But despite this, um, extremely long history of popular selection of electors, it seems that what this theory, um, suggests is that legislatures could, you know, seize back claw back the power to appoint electors, including after people have voted and including to appoint electors inconsistent with the expressed will of the people. So, um, of course like none of that was successful in 2020, but it is the, is LT that underlies this effort. Um, and, and one other sort of interesting thing I think to flag in that exchange sort again, these newly released documents, um, in this exchange again between Eastman and a Pennsylvania, G O P lawmaker, um, Eastman is suggesting that it’s important to do this kind of tabulation to provide some cover for the efforts to do the appointment outright. Because even though the theory claims that legislatures have this power, they can do it under article two.

Kate Shaw (01:08:45):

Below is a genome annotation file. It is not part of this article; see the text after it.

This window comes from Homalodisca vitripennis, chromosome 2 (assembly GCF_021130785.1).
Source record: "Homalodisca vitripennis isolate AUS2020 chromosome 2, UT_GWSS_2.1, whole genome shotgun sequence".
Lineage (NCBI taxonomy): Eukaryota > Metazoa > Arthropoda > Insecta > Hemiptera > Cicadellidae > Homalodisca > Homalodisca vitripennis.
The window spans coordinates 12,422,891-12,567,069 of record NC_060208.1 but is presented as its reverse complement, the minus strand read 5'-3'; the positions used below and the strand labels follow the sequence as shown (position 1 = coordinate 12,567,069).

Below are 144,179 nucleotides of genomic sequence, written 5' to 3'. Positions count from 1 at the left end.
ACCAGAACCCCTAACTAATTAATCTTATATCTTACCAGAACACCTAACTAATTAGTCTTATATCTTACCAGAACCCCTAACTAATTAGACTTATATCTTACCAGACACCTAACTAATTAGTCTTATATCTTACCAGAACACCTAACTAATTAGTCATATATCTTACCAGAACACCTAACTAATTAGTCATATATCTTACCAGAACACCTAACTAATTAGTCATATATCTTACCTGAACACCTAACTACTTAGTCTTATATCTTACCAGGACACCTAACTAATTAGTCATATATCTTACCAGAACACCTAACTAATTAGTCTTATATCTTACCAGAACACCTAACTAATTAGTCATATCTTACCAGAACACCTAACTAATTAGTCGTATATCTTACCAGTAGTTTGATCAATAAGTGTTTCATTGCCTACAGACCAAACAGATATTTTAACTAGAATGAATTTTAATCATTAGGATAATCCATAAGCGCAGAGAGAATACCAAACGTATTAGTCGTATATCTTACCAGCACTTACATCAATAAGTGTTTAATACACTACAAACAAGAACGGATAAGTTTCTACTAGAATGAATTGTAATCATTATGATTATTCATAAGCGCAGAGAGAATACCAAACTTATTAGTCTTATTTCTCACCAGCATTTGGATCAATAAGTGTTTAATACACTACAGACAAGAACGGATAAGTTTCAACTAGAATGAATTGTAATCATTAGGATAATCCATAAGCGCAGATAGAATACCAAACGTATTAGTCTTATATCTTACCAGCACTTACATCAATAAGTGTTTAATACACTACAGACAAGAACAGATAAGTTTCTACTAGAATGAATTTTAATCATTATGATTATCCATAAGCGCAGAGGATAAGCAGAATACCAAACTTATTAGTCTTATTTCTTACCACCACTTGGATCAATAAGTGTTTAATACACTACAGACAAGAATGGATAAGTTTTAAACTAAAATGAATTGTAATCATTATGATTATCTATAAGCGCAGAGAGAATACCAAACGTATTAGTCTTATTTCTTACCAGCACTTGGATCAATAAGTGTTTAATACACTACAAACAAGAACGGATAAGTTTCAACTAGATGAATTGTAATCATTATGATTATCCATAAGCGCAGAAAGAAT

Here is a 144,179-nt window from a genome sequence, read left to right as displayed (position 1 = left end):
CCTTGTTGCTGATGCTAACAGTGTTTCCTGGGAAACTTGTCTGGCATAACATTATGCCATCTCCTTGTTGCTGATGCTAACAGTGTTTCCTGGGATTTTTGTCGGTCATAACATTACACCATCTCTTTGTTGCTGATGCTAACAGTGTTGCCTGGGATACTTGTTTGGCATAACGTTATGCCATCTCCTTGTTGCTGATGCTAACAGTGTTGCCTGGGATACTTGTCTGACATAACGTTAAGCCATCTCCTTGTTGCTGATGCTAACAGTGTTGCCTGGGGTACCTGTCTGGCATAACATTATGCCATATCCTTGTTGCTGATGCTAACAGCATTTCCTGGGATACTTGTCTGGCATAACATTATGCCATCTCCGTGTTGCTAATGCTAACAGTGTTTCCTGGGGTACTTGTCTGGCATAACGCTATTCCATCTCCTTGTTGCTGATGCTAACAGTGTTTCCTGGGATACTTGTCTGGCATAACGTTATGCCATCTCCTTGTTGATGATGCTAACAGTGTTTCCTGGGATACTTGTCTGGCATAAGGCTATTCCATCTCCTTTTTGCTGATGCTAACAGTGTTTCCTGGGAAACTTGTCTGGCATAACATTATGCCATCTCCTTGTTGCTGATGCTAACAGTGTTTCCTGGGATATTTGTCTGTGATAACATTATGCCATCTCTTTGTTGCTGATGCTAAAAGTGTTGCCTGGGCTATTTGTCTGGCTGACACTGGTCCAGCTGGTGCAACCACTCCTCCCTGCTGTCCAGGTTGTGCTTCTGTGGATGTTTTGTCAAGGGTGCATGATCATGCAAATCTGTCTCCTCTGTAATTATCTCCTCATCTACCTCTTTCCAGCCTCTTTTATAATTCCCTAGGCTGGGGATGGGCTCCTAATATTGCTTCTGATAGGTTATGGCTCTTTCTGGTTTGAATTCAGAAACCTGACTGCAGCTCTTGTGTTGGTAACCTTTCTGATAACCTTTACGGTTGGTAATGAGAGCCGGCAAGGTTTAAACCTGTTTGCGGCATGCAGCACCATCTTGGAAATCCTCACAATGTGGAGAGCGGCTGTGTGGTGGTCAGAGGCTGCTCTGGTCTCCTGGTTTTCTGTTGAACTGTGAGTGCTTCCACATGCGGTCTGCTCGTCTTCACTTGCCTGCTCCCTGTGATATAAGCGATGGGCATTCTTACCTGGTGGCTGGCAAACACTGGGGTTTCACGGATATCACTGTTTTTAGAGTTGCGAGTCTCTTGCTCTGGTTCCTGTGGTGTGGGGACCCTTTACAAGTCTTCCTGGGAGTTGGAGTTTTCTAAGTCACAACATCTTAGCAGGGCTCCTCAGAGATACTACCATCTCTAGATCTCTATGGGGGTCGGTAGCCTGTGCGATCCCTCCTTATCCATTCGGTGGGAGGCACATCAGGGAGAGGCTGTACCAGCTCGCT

They don’t have to listen to what the people, um, have said with respect to their presidential electors. They can just appoint electors themselves. Um, there’s at least an acknowledgement that the kind of constitutional culture and history would be a substantial obstacle to an acceptance of a legislature’s efforts to actually do this thing. Um, and then I think sort of Leah said something earlier about the importance of, um, you know, scholars and litigators, but also sort of those who kind of speak more broadly to the public about these constitutional values, sort of making clear how perverse and anomalous an effort again, to seize back this power to, to appoint electors in particular after people have already voted, um, would be, you know, from the perspective of kind of basic constitutional principles and um, our history. So I think there’s every, you know, the question is important and the efforts around 2020 have everything to do with this, um, doctrine.

Wilfred U. Codrington III (01:09:37):